To continue - new at Number 31 are no less a bunch of legends than Status Quo with a re-recording of one of their most famous 1980s hits. The track in question is a new version of In The Army Now recorded with a new contribution from the Corps Of Army Choir and naturally with all proceeds going to military charities such as Help For Heroes. Originally recorded and released by the group in 1986, the track was a world away from the usual 12 bar boogie formula employed by the legendary rockers, being as it was a cover of a track first written by the Dutch act Bolland & Bolland several years earlier. It was a Number 2 hit for the group at the tail end of that year and subsequently became a hit across Europe, topping the charts in many countries and becoming one of their most famous hit songs almost 20 years after they first formed. This isn't the first time the Quo have cheerfully reworked an old hit of theirs for a new purpose, the group famously re-recording 1988 hit Burning Bridges as Come On You Reds and taking it to Number One accompanied by the Manchester United squad of the time.
Turning to the album chart now, and yet again it is a very busy week with no less than four new entries inside the Top 10. Leading the chart is Mark Ronson and The Business Intl who land at Number 2 with Record Collection, this matching the peak of Ronson's last release Version from 2007. The collective are denied a Number One thanks to the still resilient performance of Science & Faith by The Script which regains the Number One position from which it was deposed last week. As you might expect, a Saturday night TV special dedicated to the 25 year career of Simply Red last week has given them a huge sales boost. Compilation album '25 - The Greatest Hits' charges 55-9 this week, its first Top 10 appearance since it was released in November 2008 and coincidentally bringing its chart performance full circle, Number 9 its peak on that date.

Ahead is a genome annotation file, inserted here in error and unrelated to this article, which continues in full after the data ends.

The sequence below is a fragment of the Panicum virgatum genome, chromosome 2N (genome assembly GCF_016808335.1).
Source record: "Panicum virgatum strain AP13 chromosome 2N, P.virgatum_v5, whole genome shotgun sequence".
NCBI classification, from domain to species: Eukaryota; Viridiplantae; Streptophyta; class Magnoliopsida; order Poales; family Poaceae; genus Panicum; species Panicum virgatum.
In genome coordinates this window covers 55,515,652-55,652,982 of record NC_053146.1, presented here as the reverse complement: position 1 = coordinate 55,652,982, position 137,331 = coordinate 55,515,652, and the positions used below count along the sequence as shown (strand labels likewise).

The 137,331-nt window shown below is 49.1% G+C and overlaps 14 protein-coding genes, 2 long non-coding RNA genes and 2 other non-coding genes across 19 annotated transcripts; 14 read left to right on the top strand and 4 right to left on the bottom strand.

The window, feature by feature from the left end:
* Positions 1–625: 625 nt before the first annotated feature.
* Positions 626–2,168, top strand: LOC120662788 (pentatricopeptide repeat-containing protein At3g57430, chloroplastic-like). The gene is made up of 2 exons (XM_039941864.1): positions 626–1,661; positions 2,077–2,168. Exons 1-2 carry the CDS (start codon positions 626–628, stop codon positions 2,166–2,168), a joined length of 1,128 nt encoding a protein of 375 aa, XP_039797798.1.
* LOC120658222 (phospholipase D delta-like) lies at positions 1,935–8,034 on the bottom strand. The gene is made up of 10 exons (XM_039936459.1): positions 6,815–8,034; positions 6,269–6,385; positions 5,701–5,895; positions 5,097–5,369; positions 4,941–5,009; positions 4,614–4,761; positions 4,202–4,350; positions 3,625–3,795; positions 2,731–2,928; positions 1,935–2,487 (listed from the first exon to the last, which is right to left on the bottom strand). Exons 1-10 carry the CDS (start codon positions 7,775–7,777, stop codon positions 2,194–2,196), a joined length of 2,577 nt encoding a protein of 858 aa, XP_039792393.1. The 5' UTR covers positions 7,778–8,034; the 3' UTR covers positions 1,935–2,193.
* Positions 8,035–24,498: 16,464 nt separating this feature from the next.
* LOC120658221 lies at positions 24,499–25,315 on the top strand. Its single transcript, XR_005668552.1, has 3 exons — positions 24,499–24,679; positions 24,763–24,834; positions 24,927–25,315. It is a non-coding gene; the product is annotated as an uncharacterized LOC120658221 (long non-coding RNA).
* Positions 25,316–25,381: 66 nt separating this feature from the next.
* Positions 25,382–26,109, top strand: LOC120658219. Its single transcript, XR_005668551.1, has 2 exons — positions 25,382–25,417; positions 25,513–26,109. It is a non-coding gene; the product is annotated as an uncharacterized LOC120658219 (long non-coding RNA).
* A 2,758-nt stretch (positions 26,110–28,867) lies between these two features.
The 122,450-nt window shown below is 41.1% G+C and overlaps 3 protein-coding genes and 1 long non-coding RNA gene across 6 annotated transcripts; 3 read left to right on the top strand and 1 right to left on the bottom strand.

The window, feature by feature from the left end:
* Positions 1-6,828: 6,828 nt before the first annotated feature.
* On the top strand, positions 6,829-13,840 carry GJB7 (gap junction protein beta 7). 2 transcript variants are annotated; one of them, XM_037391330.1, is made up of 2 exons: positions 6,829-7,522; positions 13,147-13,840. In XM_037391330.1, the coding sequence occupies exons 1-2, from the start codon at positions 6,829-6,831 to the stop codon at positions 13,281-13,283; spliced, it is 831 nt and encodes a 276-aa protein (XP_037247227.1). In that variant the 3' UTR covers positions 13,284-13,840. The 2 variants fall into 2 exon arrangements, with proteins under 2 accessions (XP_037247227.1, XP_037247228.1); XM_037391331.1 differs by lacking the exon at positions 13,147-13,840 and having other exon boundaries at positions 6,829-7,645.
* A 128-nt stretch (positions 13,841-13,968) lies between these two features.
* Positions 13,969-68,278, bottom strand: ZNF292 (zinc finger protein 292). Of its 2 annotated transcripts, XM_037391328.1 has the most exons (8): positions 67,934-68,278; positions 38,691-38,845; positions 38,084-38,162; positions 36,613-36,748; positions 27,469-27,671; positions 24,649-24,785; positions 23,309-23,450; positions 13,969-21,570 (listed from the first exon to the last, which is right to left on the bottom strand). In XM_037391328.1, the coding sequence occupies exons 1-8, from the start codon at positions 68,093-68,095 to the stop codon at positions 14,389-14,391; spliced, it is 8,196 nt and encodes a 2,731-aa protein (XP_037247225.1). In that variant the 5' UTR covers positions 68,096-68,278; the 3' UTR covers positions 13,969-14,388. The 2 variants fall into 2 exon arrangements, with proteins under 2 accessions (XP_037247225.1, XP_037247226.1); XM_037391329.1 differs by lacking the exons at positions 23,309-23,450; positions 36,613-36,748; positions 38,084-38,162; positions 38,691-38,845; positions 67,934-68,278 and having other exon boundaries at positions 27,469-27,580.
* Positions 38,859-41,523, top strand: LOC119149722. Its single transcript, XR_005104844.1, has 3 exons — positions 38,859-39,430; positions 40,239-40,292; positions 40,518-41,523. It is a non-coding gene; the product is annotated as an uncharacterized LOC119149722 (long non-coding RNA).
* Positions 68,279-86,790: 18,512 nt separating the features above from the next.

Rounding up for this week given that we have a single from 2008 in the Top 5, a 2008 album in the Top 10 and a new version of a 1986 single in the Top 30 it seems only appropriate to note the appearance just outside the Top 40 of an equally famous 1988 single. The track in question is Every Day Is Like Sunday, originally a Number 9 hit 22 years ago as the second solo single for Morrissey. Although first taken from his debut solo album Viva Hate, the single has been re-released in a newly remastered version to mark the 20th anniversary re-issue of Morrissey's 1990 singles and b-sides album Bona Drag. It would have been a wonderful moment to see the track make the Top 40 once again but sadly it misses out at an agonising Number 42. Shame.
Oh yes, and the expression "one week wonder" seems never more apt than in the case of Must Be The Music winner Emma's Imagination who watches her show-winning single 'Focus' tumble 7-53 this week in what is by any stretch of the um, imagination, a dramatic collapse. Once an all too rare occurrence, Focus is now the fourth single this year to drop straight from the Top 40 to outside the Top 40 - although all the others (History Maker, The Best, Leeds Leeds Leeds (Marching On Together) ) were TCC [twatty chart campaign] singles with a naturally short lifespan. The all-time record Top 10 tumble still belongs to Wet Wet Wet who fell 10-96 with Weightless in February 2008.